The discussion about HBCUs comes at a time when alumni from black colleges and universities are taking leadership roles on a variety of initiatives including programs promoting fatherhood, as well as programs promoting STEM (science, technology, engineering and math). In addition, after having contributed significantly to the funding of HBCUs during the early portion of his presidential administration, President Obama’s administration has also increased scrutiny of a variety of colleges and universities, including HBCUs. Graduation rates and budget spending are of particular interest, according to an article by The Washington Post.
The Obama administration is in the midst of a higher education reform which currently includes a proposal for providing two free years of community college to students.
In, addition to increased focus on HBCUs at the Federal level, private industry is paying increased attention to HBCUs. This is evidenced by a recent article stating that Google has established mentorships with several HBCUs.

Panelists at the two-year Los Angeles Southwest College and AKA Sorority Transfer Fair connected with students interested in a high-quality education with an African American cultural and intellectual experience.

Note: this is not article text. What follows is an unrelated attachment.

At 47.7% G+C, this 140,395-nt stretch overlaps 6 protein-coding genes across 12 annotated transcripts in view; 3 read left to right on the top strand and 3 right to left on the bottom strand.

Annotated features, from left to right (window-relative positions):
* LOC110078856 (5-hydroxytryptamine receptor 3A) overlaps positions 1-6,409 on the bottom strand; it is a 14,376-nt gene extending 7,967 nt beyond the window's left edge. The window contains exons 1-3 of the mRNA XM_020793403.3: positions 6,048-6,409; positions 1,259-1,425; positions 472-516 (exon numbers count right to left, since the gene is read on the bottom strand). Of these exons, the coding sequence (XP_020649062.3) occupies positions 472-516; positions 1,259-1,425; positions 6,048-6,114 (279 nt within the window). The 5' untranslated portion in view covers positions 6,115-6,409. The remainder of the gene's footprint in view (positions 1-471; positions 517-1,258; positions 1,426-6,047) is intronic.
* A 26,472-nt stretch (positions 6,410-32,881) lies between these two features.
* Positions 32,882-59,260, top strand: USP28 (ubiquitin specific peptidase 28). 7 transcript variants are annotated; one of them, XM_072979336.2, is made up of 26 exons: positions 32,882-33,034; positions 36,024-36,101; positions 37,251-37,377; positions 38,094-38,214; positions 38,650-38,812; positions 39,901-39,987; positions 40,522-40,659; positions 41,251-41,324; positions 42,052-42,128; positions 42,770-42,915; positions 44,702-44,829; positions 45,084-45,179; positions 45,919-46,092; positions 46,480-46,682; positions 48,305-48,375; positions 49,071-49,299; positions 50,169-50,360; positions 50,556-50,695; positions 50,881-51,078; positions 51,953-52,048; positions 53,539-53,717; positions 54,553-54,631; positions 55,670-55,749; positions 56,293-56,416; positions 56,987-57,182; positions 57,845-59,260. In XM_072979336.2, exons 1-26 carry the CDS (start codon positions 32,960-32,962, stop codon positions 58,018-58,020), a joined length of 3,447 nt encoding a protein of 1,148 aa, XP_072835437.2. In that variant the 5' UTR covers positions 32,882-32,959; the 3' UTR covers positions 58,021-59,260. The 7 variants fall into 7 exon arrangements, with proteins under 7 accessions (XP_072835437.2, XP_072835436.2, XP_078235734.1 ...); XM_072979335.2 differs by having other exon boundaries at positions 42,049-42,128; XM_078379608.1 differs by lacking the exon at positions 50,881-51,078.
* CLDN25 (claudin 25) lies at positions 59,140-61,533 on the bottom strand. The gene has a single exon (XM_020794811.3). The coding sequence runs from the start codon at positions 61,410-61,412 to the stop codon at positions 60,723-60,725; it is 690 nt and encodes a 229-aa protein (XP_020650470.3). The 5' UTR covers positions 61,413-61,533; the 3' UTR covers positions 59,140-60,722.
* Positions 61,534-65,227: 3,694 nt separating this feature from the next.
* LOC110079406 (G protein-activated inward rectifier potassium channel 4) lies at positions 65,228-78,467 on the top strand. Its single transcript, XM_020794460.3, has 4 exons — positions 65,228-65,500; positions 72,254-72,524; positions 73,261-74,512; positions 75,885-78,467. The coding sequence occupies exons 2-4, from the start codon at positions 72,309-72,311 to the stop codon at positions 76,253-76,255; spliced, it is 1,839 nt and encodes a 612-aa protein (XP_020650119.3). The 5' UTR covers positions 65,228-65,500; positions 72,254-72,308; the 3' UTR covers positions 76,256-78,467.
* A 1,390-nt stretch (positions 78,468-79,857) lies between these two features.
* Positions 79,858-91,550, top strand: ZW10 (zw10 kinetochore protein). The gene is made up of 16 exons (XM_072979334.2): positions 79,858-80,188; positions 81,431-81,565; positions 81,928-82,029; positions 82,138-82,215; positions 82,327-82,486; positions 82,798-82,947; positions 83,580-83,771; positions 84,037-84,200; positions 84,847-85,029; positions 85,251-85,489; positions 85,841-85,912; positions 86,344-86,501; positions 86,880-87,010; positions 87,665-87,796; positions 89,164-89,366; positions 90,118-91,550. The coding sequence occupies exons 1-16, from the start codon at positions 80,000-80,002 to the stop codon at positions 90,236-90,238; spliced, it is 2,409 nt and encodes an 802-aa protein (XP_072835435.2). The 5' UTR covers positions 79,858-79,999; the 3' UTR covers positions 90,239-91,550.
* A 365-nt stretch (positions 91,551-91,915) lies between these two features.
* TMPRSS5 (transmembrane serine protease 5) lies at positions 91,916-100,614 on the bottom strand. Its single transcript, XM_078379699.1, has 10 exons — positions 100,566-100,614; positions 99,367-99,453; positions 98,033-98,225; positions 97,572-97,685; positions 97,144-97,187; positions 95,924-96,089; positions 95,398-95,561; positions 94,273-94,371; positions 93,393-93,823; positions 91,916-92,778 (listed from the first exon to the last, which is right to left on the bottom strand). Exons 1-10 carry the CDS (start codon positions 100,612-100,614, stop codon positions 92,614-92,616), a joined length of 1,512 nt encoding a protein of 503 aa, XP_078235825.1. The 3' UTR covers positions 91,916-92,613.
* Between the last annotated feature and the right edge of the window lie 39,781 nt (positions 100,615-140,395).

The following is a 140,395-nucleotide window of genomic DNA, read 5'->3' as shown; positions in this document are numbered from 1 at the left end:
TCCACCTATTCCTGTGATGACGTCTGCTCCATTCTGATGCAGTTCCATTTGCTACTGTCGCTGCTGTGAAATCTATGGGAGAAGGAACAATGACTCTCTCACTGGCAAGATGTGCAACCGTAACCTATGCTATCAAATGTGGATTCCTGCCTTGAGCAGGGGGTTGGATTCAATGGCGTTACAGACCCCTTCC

The panel featured five individuals who elected to begin their college experience at an historically black college or university (HBCU). The panelists spoke to a group of students interested in various fields of study including nursing and music. While the program was mostly focused on celebrating HBCUs, other presentations focused on legal issues as well as career preparation. For instance, there was a presentation from the Los Angeles City Attorney’s Office called “Know Your Legal Rights — Legal Savvy”. This presentation taught the “Dos and the Don’ts” of interacting with law enforcement officers. In keeping with the legal theme, there was also a presentation of “Human Trafficking” by a member of the LAPD. Other presentations focused on college and career preparation with STEM education being a central part of the school-to-career path.